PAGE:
What to see in Frankfurt in 1 day? Top 10 places
Just recently on Instagram, I named Frankfurt as my favorite city in Germany. Then I changed my mind because I remembered Füssen, but the city on the Main held the silver medal, which is also pretty good. I love cities like that – where there are both old neighborhoods and a modern downtown with gleaming skyscrapers. On a clear day in the fall, Frankfurt am Main just looked very photogenic. I thought I was going to be blown to bits with excitement. A little more and I would have squealed like teenage girls at a Tima Belorussky concert.
Anyway, okay… Let’s go over everything in order. You’re not here for my sophomoric humor. In this article I’ll show you Frankfurt as I saw it; talk about the most interesting locations and how to see everything that’s interesting in this city in one day. Ready to get started? Then… let’s go! (forgive me, Gagarin, for constantly stealing your most famous phrase).
As soon as you arrive in the city, you will immediately find yourself among the skyscrapers. There are about a hundred of them in Frankfurt (and more than in the rest of Germany combined). Here you’ll find the European Central Bank, which defines financial policy for the entire euro zone; the largest German banks (including Commerzbank and Deutsche Bank); and the Frankfurt Stock Exchange, considered one of the most important in the world. Because of its resemblance to New York City, the financial district of Frankfurt is often jokingly referred to as “Mainhattan” (a reference to the river Main). It is the main symbol of the city. So once you arrive in Frankfurt you can go straight there.
If you are going from the train station, after about 15 minutes you will see a huge euro symbol (and dozens of tourists taking pictures with it).
A little further is Main-tower, on the roof of which is probably the most popular observation deck in the city. I myself was not there (as clipped 7.5 euros). But if anything – you know where to go.
Main-tower is the round tower with the spire on the left side of the picture.
The line to the observation deck will be chaotically bursting out of the skyscraper doors and standing right on the street. So this is a place you won’t miss. The main thing is to just look carefully around.
For the most beautiful shots of Frankfurt’s skyscraper district, step toward the river and look for the “Iron Bridge” (Eiserner Steg), which is usually swarming with tourists.
This pedestrian bridge is actually a free observation deck. And this is where you can get these shots of Frankfurt’s skyscrapers.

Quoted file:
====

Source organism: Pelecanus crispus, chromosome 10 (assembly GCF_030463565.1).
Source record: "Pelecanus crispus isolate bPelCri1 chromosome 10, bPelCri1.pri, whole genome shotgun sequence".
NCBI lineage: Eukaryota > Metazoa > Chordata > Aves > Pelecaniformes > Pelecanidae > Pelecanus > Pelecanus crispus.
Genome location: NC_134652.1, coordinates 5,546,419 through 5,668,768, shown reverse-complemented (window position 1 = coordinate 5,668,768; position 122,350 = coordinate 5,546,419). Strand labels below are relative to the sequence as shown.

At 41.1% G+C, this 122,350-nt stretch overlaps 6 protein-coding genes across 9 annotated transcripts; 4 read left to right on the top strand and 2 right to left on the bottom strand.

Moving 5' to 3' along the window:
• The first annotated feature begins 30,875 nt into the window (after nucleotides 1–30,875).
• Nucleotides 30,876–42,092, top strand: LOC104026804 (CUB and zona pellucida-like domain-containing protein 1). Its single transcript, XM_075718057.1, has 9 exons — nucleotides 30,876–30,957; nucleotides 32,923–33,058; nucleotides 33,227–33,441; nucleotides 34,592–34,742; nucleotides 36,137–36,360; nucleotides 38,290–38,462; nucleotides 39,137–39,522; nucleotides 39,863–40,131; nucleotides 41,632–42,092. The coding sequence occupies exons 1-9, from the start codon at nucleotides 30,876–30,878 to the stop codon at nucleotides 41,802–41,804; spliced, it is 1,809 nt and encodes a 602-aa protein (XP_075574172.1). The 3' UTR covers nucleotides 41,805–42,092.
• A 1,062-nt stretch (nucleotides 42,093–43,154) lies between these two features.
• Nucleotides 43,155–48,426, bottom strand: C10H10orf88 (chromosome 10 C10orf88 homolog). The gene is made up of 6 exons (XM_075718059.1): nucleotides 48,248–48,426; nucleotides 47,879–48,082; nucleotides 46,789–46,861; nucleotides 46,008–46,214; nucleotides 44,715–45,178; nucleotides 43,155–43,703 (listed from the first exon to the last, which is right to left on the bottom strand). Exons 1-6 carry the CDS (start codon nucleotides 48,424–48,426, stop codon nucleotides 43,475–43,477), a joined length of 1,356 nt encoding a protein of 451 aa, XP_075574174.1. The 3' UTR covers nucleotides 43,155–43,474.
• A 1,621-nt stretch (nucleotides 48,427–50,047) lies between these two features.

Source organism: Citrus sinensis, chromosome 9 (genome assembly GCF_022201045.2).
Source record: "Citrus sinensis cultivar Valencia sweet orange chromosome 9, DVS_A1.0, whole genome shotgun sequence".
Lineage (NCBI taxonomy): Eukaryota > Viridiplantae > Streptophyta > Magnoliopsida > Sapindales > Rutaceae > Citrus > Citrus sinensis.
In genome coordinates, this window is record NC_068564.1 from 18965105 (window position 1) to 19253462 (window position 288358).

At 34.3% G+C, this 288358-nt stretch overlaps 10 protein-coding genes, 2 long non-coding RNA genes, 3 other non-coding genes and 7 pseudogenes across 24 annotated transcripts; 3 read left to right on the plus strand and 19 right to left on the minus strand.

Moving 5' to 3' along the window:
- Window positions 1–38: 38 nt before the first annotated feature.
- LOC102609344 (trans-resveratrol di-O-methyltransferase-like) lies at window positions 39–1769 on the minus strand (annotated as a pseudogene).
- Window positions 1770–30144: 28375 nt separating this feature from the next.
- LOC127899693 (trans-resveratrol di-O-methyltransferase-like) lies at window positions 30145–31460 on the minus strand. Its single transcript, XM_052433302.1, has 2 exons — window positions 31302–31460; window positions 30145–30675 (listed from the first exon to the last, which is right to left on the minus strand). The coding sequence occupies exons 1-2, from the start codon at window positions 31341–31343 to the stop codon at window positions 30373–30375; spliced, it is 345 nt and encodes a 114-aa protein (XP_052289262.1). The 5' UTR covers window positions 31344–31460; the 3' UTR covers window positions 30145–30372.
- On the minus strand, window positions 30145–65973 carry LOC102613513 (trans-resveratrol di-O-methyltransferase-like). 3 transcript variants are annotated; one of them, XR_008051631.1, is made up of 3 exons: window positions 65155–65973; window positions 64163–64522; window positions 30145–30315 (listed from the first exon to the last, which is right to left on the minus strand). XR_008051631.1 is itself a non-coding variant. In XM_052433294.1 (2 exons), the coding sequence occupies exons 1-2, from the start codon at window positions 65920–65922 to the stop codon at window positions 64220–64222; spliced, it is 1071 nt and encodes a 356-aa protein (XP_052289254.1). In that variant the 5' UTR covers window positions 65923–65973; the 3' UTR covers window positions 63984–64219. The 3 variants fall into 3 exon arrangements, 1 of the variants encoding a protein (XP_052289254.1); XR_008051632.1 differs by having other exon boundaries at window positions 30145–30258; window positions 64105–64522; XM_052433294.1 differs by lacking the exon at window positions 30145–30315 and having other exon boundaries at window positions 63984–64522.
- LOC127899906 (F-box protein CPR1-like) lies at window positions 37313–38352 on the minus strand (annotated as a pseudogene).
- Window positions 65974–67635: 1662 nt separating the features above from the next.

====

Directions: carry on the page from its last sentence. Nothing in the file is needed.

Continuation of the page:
Don’t like glass high-rises? Then just turn your camera to the opposite side, where you can already see the buildings of the old city.
Most of all I liked the view of the Church of the Three Kings, which looked incredibly organic over the cloud of yellow leaves.
I photographed it a couple of times, and then walked on, only to wander by the river for another hour or so. I think even Germans would agree with me: the Frankfurt waterfront is one of the most beautiful places on the map.
By the way, if you like cruises, don’t turn down the opportunity to take a ride on this river on one of the tourist ships. Surprisingly, they are not expensive at all in Frankfurt. Cruises on the river Main cost from 9.5 euros. By German standards – it’s pennies. Buy tickets and see all details here.
I don’t know if it’s always open here or not… But on the day of my visit there was a huge Flea Market near the river in Frankfurt. If you want to buy someone’s old socks for a couple of euros or to invest in so popular today samovars – you are here. If you’re lucky, you might even be able to steal someone’s dog on the sly. As I understand it’s a fashionable phenomenon in Frankfurt.
Well, as for me – I went here only because I noticed in the distance so beckoned me at that moment free toilets. In addition, my navigator showed that right on this embankment is the famous area of museums. So I just had to take a picture of it for the article.
Seriously – if you like museums, be sure to walk around this area. Next to the river, on Schaumainkai Street, there are about a dozen different museums, including the German Film Museum, the Museum of Architecture, and the Ethnographic Museum of World Cultures.
I also recommend the Museum fur Moderne Kunst (Domstrasse 10) and the Schirn Kunsthalle (Romerberg 6).
Both are a little further from the waterfront, but are considered to be some of the leading centers of contemporary art not only in Germany, but in all of Europe.
Despite the fact that Frankfurt is quite a big city, all the most interesting places here can be easily bypassed on foot. From the seafront to the old city it’s about a five-minute walk. Download MAPS.me to get around and you won’t get lost.
The center of Frankfurt’s old city is Römerberg Square, where coronation ceremonies for German rulers and traditional trade fairs used to take place. The historic city quarter was badly damaged during World War II, but in 1986 the German authorities restored the buildings to their former state. Fools! But they could have built “khrushovoks”. Or throw in some beauty, like our “Dom u Troitskogo”.
Another important point on the map of Frankfurt’s old town is the town hall, which in some travel guides is called “Römer” (“Roman”).
In the 15th century, the town council bought two private houses on the main square and rebuilt them for their own use. One of the buildings was popularly called the “House of the Roman” (Haus Römer). After the purchase the nickname was inherited by the town hall. And afterwards so it was assigned to it.
A little more about the old town
Of course, Frankfurt’s Old Town has many other sights. Not far from Römerberg Square is the local cathedral (St. Bartholomew) …
The Church of St. Paul, which, apparently by acquaintance, made its way into the list of the city’s main attractions …
And another church – St. Nicholas – perfectly made for vertical pics and Instagram posts.
To be honest, I usually don’t chase sights and try to perceive the city as a coherent ensemble. So I wouldn’t be surprised if it turns out I haven’t told you about half of its iconic places. When I was walking around Frankfurt, I was just walking around and looking for beautiful shots. And I genuinely didn’t care what the name of that huge building that the streetcar was passing by was…